8 Key Design Considerations for Optimizing Your Demand Planning Process (Part 1)

Spend Matters welcomes a guest post from Josh Peacher, manager at The Hackett Group. This is the first in a two-part series.

Demand planning was once an overlooked element of supply chain management. However, more and more companies are beginning to understand how essential this component is to overall operational well-being. After all, a demand forecast is the genesis of the supply chain process. If poor demand signals are being sent through the system, it becomes extremely difficult to manage raw material and finished goods inventories, execute an efficient manufacturing process, provide effective customer service, and ultimately drive an accurate financial forecast.

So if your organization hasn’t already taken a long, hard look at improving its demand planning process, it’s time to begin. As a starting point for your journey, let’s take a look at the eight key design considerations for optimizing your demand planning process. In this first installment, we’ll focus on the four most basic design considerations and then move to more advanced ones in the second installment.

1) Start with statistical forecasting and exception management.

Statistical forecasting should always drive the original forecast. A simple set of formulas such as exponential smoothing, weighted moving average, and Holt-Winters can deliver more accurate, reliable, and efficient forecasts across the entire SKU base than manual forecasts. This can often be a change management challenge for many organizations as demand planners feel a pride of ownership over their forecast and have trouble with relinquishing control to a set of arithmetic functions. This is where exception reporting comes into play.

Exception reporting uses a set of pre-defined criteria to identify SKUs that are not ideal candidates for statistical forecasting. Since the strength of statistical forecasting comes from identifying patterns in demand history, highly erratic and/or variable SKUs are not good candidates and require manual intervention of the forecast. While exception criteria are customizable, common filters include frequent zero demand periods, high variance between the last six months and the six-month forecast, high variance in month-over-month demand history, and frequent shortages. Exception reporting is also an excellent way for demand planners to prioritize their time across the SKU set and focus their efforts on the SKUs that truly require attention.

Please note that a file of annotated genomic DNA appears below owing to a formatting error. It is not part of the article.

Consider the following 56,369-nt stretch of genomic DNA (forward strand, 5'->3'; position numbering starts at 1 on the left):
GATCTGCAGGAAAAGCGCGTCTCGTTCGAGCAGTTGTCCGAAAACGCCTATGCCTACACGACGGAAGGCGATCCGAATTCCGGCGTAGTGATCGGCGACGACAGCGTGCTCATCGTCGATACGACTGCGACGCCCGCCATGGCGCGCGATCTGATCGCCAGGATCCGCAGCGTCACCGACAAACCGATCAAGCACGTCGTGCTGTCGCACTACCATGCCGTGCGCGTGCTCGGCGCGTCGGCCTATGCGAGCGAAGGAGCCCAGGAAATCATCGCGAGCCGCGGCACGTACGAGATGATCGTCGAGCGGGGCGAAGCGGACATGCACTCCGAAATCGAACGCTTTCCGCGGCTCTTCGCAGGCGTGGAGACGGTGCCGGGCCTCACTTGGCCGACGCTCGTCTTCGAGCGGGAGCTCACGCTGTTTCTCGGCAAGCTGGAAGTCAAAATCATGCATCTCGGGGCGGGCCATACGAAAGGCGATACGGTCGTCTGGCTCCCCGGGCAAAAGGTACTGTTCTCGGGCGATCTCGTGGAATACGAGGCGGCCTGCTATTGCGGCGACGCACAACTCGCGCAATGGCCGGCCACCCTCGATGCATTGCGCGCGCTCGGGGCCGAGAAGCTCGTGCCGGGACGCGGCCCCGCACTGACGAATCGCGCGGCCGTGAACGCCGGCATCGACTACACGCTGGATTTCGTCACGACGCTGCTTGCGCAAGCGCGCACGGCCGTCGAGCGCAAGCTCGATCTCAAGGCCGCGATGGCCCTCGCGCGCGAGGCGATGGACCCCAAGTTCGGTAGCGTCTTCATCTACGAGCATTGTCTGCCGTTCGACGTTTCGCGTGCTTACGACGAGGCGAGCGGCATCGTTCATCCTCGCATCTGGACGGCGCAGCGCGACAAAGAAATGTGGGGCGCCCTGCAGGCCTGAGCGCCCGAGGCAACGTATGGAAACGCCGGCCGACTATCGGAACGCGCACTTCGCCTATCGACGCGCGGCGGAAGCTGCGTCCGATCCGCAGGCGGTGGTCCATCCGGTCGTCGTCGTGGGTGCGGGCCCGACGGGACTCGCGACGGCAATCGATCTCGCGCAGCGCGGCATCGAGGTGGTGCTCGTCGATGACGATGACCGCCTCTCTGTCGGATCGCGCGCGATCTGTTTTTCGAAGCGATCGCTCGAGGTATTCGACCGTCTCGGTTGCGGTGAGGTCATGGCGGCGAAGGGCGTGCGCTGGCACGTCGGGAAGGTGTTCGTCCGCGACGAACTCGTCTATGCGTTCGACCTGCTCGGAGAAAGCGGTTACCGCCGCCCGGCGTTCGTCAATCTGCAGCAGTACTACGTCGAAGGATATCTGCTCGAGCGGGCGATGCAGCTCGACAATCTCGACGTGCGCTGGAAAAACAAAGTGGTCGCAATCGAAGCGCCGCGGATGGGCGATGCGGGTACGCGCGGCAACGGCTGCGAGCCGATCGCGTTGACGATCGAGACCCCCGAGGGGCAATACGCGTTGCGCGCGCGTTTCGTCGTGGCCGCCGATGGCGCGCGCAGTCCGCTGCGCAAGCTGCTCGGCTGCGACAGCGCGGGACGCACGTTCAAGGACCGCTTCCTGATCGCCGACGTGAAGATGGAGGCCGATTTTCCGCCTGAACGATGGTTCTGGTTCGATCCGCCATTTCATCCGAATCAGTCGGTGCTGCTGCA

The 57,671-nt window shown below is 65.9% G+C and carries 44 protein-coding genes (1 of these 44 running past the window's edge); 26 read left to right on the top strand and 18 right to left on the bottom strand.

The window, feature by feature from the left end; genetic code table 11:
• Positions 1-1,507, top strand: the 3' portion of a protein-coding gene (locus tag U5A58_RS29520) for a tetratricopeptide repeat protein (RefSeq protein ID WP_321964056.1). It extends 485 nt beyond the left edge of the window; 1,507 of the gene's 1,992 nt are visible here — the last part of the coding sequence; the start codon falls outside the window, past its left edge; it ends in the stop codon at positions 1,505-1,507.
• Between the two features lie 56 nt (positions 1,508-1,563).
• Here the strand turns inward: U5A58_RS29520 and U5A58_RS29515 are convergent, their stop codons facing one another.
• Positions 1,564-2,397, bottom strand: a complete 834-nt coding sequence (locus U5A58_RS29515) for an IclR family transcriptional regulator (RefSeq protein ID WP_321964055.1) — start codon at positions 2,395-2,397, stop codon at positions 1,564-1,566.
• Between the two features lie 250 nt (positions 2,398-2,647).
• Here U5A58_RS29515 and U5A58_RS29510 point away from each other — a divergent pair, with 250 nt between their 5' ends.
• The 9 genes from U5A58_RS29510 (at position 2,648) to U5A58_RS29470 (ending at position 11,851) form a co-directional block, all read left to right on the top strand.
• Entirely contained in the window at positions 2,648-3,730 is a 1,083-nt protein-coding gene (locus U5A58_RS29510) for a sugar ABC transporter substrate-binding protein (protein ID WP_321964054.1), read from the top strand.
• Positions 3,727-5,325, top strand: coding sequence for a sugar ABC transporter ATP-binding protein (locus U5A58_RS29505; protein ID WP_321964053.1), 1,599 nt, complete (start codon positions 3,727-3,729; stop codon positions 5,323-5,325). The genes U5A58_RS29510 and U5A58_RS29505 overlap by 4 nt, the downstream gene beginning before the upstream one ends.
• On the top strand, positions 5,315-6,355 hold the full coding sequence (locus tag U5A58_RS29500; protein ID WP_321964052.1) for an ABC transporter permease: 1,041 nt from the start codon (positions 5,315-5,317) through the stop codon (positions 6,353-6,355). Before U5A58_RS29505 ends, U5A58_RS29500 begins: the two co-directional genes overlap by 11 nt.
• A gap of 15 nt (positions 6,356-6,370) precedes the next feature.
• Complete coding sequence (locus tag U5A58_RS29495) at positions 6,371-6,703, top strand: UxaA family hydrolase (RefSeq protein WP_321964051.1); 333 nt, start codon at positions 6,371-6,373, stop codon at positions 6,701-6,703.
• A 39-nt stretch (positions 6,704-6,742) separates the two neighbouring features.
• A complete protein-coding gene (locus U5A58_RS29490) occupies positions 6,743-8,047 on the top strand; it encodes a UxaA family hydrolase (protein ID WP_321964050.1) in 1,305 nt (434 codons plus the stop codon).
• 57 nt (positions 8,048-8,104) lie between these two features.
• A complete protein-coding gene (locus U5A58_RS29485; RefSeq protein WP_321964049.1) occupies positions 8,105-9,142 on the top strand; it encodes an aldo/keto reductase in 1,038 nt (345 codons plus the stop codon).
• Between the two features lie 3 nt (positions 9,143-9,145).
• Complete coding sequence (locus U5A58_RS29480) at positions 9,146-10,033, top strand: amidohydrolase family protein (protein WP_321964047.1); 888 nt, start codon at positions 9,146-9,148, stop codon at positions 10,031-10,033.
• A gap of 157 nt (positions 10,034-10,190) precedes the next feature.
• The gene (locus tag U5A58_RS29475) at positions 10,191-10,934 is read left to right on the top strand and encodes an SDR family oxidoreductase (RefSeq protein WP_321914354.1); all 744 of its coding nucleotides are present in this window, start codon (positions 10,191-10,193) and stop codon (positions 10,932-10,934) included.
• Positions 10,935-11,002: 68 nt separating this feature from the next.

2) Select the right software tool

In today’s environment of SKU proliferation and real time information, it’s become a necessity to use a demand planning tool to assist with the demand planning process. Software solutions such as Manugistics, SAP APO, and Logility all have their strengths and weaknesses. Key criteria to evaluate when selecting a solution include the following:

  • Customer service reputation of the provider
  • The tool’s ability to handle forecasting nuances (i.e., 5-4-4 calendar recognition and promotional forecasts)
  • Transparency and reliability of the generated statistical forecast
  • Forecast performance reporting and exception reporting capabilities
  • Flexibility to forecast at multiple levels (e.g., SKU, customer, category, business unit)

3) Track the right metrics.

Demand planning metrics should serve two purposes: identifying improvement opportunities and driving accountability. The appropriate metrics will vary based on the characteristics of the industry and company in question. However, a few core metrics are routinely found in leading organizations. These include:

  • Weighted absolute percentage error (WAPE) – In my opinion, WAPE is the most balanced and telling measure of forecast error. Some professionals will advocate for mean absolute percentage error (MAPE). However, MAPE doesn’t effectively account for volume as the forecast error percentage for each period is treated equally.
  • Bias – This is similar to forecast error. However, bias provides a measurement of whether your forecast tends to be above or below actual demand, thus signaling a forecasting over/under “bias.”
  • Period-over-period error trend – You’ll want to understand whether your demand planning process is improving or digressing. Measuring the forecast accuracy over time will also help to identify meaningful changes occurring in the business.

4) Use the correct data.

Statistical forecasting and exception management will help to get a reasonably accurate forecast. However, to drive forecast error down to best-in-class levels, demand planners must use external information.

Hackett Group figure

As the graphic above shows, there is an abundance of information that demand planners could call upon to help them adjust their forecast. The real art of demand planning is knowing which of these data sources to use and when. Over time, your organization will get a sense for which information streams are most relevant and can begin to build a rules-based process for the use of external information.

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